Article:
Lentis/Car Dependency in the U.S.
Car dependency, or automobile dependency, describes the results of a series of policy making, and city planning decisions that nudge people towards purchasing and using private vehicles. There have been studies on influence of automobile dependency over modern American life in various aspects. The following article will show how the increasing costs of automobiles with the suburb layout has disadvantaged many Americans who cannot afford a vehicle, how the interests of motorists have monopolized zoning laws, and how the social, financial, environmental, and health impacts of car dependency has affected the quality of life in the United States. This article will also address the current trends and the future of car dependency, and the participants who oppose the hegemony of the automobile.
Car Dependency in the Modern DayEdit
Car dependency stemmed from zoning ordinances, and kept developing. To better understand the consequences, there has been many studies from different aspects, including social, financial, environmental and health on impacts of Car Dependency.
Zoning Ordinances and Car DependencyEdit
Zoning laws have an impact on the layout of cities. Critics of zoning laws argue they contribute to car dependency by forcing developers to build out rather than build up..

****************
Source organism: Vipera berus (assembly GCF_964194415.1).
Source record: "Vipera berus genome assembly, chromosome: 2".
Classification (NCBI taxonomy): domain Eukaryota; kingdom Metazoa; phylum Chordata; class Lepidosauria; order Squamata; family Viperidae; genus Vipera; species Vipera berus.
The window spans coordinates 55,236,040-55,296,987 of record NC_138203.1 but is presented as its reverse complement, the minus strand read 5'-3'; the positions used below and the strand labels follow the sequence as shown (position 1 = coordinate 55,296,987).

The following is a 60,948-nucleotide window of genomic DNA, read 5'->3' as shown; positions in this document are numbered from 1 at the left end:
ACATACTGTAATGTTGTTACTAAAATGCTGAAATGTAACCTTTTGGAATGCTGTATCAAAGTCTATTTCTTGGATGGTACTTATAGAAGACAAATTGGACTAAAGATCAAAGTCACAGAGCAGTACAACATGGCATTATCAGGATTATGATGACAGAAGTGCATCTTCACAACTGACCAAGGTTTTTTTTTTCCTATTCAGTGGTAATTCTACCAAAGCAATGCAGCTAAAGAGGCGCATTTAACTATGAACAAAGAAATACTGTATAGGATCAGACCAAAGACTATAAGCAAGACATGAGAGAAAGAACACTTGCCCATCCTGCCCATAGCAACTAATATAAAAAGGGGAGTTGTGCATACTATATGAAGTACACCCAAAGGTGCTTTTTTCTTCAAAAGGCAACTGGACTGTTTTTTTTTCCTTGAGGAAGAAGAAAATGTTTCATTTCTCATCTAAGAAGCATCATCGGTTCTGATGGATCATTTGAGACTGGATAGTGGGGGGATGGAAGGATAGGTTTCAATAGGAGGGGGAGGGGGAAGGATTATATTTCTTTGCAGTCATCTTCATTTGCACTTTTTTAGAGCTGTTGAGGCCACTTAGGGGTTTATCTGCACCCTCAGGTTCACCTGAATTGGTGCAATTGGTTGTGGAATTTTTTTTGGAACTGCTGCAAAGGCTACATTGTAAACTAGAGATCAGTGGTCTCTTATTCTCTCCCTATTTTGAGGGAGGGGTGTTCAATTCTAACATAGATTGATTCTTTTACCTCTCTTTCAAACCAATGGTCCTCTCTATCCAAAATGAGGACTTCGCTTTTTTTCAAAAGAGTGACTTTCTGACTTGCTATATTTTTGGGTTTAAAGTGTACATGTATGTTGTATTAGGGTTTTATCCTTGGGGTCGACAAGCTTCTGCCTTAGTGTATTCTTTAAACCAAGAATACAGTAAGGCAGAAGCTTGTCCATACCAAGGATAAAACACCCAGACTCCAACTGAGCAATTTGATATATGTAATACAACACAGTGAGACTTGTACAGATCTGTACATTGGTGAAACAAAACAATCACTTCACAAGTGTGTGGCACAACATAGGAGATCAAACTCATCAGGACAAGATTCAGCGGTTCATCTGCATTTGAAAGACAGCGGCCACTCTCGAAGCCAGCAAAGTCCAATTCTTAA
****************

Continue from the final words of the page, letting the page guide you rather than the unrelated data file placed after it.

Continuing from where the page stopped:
Proponents of "Smart Growth" propose a change in zoning laws that decrease car dependency. One paper describes smart growth as "... defined as a policy framework that promotes an urban development pattern characterized by high population density, walkable and bikeable neighborhoods, preserved green spaces, mixed-use development (i.e., development projects that include both residential and commercial uses), available mass transit, and limited road construction". Smart Growth America is a non profit organization that promotes this policy. They work with local governments on urban planning among other activities. Critics of smart growth argue its policies can decrease property values, availability of affordable housing, restrict property owner's rights and disrupt existing communities or even increase urban sprawl.
The environment designed for car dependency inherently discriminates against those who cannot drive. The poor, young, elderly, and disabled can’t travel on their own. Without cars or well-developed public transportation system, they have limited travel options, meaning most of the time they are just stuck at home. 
Car dependency also causes degrees of social isolation. In other ways of commuting, people usually experience some sort of random interactions with strangers. But during driving, they are locked up in their own space, and there’s no interaction whatsoever. 
This study from Australian universities shows that car driving psychologically relates to blatant dehumanizing.  They conducted survey on vehicle drivers, showing them a spectrum of chimpanzees/insects evolving into human, and asking them where they think cyclists stand. Results show that 55% of car drivers think cyclists are not completely human.